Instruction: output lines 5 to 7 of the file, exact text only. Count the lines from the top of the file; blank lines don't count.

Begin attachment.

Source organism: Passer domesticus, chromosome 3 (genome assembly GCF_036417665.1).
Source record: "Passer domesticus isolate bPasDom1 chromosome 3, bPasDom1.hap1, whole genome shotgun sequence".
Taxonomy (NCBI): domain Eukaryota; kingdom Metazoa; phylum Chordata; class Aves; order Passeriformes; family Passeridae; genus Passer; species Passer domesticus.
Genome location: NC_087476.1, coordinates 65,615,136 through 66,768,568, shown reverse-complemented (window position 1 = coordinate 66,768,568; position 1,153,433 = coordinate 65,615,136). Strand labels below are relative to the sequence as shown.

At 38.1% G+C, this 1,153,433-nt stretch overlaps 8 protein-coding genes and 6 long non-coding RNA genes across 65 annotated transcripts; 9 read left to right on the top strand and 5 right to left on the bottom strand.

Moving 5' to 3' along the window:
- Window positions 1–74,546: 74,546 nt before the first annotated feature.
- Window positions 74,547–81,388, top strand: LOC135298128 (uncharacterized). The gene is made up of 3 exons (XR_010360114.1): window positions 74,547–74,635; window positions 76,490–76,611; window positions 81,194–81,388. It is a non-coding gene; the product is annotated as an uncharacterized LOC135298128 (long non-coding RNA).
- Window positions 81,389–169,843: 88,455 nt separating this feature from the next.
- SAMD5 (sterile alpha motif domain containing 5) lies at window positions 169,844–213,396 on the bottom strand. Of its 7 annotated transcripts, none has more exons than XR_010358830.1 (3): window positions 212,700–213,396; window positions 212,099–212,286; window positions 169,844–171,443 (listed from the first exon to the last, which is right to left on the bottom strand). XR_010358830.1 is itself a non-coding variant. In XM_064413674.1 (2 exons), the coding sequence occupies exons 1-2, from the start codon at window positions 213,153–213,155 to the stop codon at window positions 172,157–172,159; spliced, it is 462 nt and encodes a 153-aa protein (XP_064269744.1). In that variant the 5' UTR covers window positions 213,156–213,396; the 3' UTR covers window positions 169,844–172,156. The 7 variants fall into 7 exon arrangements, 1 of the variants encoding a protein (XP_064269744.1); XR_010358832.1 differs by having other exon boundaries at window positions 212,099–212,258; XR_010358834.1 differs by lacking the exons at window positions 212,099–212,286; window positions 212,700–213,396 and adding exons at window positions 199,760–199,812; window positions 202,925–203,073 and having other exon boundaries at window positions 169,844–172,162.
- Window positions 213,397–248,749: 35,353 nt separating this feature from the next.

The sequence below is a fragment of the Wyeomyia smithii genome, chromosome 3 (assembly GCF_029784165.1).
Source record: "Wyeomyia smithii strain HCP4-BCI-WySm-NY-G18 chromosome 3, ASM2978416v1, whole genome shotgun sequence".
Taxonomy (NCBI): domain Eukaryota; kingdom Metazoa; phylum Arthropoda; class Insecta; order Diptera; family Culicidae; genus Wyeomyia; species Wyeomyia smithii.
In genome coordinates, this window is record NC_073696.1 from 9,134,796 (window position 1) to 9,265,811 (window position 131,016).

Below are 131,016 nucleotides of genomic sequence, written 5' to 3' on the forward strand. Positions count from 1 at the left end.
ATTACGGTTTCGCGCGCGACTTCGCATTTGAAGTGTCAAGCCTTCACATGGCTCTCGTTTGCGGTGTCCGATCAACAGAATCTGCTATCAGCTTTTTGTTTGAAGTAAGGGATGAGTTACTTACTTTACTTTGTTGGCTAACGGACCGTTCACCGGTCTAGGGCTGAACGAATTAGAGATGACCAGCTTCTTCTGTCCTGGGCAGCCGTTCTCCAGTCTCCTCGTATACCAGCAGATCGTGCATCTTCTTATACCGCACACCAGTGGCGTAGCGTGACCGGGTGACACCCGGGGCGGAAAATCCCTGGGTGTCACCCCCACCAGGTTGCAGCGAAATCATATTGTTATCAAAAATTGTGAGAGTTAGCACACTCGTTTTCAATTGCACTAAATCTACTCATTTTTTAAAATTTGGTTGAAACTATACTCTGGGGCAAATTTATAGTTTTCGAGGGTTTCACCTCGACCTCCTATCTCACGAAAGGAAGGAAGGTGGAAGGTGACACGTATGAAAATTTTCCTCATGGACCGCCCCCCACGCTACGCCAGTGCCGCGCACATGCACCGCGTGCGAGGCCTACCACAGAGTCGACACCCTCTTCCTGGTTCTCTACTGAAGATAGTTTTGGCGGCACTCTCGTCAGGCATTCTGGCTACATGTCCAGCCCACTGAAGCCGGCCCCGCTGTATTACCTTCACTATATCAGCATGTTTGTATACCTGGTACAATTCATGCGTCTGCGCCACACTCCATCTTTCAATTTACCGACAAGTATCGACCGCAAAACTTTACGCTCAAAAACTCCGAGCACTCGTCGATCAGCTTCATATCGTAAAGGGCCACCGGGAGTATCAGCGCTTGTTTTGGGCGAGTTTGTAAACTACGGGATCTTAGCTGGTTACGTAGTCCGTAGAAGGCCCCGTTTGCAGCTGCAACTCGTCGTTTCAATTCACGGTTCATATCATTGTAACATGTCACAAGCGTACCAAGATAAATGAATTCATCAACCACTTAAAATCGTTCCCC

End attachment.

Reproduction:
At 38.1% G+C, this 1,153,433-nt stretch overlaps 8 protein-coding genes and 6 long non-coding RNA genes across 65 annotated transcripts; 9 read left to right on the top strand and 5 right to left on the bottom strand.

Moving 5' to 3' along the window:
- Window positions 1–74,546: 74,546 nt before the first annotated feature.